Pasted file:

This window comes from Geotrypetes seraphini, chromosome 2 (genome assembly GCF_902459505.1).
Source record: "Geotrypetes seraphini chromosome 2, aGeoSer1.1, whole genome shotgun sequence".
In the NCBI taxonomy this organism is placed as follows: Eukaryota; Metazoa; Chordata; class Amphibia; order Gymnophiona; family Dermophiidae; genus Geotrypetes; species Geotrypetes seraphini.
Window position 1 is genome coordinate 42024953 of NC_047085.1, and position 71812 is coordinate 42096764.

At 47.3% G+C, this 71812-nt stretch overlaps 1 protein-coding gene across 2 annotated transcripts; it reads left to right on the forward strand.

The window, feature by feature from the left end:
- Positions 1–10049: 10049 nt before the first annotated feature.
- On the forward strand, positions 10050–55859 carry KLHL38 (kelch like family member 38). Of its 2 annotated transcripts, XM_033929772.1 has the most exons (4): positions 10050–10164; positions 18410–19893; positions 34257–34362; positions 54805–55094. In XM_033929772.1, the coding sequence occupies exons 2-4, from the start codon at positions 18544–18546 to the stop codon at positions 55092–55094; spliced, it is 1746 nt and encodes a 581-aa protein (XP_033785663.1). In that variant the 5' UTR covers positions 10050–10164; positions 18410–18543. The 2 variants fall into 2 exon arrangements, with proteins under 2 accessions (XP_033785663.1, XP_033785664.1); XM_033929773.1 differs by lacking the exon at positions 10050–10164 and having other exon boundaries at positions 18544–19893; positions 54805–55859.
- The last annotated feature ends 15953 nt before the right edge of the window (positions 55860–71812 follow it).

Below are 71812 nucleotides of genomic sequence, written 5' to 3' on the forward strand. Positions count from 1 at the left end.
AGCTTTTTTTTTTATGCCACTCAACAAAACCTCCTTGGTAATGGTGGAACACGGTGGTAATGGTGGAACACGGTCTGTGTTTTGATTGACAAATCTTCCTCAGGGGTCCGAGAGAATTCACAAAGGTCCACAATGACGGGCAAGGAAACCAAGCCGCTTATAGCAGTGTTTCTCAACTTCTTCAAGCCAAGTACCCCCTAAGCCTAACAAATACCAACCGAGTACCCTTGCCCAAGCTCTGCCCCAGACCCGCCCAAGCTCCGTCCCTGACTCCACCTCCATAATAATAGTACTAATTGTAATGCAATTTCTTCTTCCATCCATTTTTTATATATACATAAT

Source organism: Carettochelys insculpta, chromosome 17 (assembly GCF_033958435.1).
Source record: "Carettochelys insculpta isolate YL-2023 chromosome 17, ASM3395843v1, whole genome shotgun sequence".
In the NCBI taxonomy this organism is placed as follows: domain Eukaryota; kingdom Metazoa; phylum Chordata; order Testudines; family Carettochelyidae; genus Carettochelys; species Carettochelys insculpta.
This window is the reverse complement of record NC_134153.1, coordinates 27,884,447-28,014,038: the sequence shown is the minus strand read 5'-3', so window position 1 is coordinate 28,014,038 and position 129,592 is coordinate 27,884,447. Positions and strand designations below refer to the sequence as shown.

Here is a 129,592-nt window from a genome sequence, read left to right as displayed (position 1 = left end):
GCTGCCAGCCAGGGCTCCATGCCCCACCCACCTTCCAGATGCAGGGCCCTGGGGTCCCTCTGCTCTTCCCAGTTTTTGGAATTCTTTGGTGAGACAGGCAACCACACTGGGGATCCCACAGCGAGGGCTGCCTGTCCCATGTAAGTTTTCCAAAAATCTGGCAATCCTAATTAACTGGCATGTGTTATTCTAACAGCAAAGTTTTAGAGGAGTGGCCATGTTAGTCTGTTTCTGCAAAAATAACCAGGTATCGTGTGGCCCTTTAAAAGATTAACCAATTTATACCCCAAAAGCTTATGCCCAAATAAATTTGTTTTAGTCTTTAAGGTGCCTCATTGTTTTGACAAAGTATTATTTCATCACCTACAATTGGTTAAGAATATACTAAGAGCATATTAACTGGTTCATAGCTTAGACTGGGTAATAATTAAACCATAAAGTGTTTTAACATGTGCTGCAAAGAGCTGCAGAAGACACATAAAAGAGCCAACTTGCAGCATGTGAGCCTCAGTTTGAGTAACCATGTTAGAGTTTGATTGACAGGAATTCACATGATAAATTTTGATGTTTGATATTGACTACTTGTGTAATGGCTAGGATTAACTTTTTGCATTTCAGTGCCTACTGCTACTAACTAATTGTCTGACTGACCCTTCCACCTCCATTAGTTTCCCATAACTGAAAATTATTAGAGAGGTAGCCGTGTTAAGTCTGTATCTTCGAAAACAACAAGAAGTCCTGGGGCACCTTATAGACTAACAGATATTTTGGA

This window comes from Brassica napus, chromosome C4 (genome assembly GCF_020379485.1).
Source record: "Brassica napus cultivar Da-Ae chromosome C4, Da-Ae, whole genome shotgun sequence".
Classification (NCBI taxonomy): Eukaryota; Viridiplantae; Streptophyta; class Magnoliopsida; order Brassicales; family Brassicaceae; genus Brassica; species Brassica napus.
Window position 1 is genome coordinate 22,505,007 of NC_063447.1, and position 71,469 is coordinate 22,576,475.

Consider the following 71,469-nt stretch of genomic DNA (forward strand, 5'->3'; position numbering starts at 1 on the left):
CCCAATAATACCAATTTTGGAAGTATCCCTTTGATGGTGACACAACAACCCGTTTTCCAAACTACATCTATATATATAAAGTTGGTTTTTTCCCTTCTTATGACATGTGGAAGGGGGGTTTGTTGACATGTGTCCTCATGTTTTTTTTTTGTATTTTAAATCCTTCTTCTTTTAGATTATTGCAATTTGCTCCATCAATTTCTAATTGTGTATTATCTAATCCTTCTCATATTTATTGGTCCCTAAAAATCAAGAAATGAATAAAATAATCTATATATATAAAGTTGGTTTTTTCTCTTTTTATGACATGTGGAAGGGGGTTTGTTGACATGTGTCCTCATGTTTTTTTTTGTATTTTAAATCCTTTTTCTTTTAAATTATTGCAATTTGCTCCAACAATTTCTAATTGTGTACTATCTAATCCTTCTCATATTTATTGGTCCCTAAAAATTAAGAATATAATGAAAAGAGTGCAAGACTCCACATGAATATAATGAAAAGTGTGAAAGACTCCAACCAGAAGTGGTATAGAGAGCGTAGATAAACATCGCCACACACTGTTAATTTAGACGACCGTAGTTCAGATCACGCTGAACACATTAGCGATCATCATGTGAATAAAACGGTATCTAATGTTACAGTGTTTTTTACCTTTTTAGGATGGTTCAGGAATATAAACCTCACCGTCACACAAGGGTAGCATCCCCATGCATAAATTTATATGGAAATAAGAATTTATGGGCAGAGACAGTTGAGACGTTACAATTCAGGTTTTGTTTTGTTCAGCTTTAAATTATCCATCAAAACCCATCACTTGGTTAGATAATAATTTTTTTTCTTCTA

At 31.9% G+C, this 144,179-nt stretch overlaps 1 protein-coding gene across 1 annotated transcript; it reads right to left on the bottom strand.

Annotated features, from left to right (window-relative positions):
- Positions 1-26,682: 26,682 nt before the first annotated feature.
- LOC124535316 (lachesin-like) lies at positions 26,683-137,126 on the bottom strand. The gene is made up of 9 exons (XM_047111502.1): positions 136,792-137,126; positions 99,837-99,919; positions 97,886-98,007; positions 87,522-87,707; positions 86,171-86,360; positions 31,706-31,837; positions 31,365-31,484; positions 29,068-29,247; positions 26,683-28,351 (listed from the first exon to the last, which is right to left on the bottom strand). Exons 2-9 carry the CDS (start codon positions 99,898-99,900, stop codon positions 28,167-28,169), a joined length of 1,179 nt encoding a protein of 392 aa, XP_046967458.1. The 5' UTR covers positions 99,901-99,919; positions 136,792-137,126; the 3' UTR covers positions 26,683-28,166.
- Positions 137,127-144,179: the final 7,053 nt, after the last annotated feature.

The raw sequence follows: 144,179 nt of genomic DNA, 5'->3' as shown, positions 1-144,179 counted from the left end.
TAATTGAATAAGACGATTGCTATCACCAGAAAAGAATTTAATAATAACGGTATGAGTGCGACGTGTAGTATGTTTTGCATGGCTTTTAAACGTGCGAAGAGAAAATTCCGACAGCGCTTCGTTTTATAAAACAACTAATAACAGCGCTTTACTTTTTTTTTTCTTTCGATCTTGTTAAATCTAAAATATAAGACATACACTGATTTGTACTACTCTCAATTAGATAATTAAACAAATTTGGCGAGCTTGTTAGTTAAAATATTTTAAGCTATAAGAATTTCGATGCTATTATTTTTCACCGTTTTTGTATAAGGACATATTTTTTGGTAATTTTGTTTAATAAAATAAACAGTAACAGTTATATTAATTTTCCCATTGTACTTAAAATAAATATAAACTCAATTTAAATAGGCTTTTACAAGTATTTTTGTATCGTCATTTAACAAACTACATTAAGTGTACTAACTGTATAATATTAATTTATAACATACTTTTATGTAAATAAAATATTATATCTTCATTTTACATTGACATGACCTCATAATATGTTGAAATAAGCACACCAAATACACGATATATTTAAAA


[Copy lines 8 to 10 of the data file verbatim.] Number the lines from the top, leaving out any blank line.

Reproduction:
- On the forward strand, positions 10050–55859 carry KLHL38 (kelch like family member 38). Of its 2 annotated transcripts, XM_033929772.1 has the most exons (4): positions 10050–10164; positions 18410–19893; positions 34257–34362; positions 54805–55094. In XM_033929772.1, the coding sequence occupies exons 2-4, from the start codon at positions 18544–18546 to the stop codon at positions 55092–55094; spliced, it is 1746 nt and encodes a 581-aa protein (XP_033785663.1). In that variant the 5' UTR covers positions 10050–10164; positions 18410–18543. The 2 variants fall into 2 exon arrangements, with proteins under 2 accessions (XP_033785663.1, XP_033785664.1); XM_033929773.1 differs by lacking the exon at positions 10050–10164 and having other exon boundaries at positions 18544–19893; positions 54805–55859.
- The last annotated feature ends 15953 nt before the right edge of the window (positions 55860–71812 follow it).

Below are 71812 nucleotides of genomic sequence, written 5' to 3' on the forward strand. Positions count from 1 at the left end.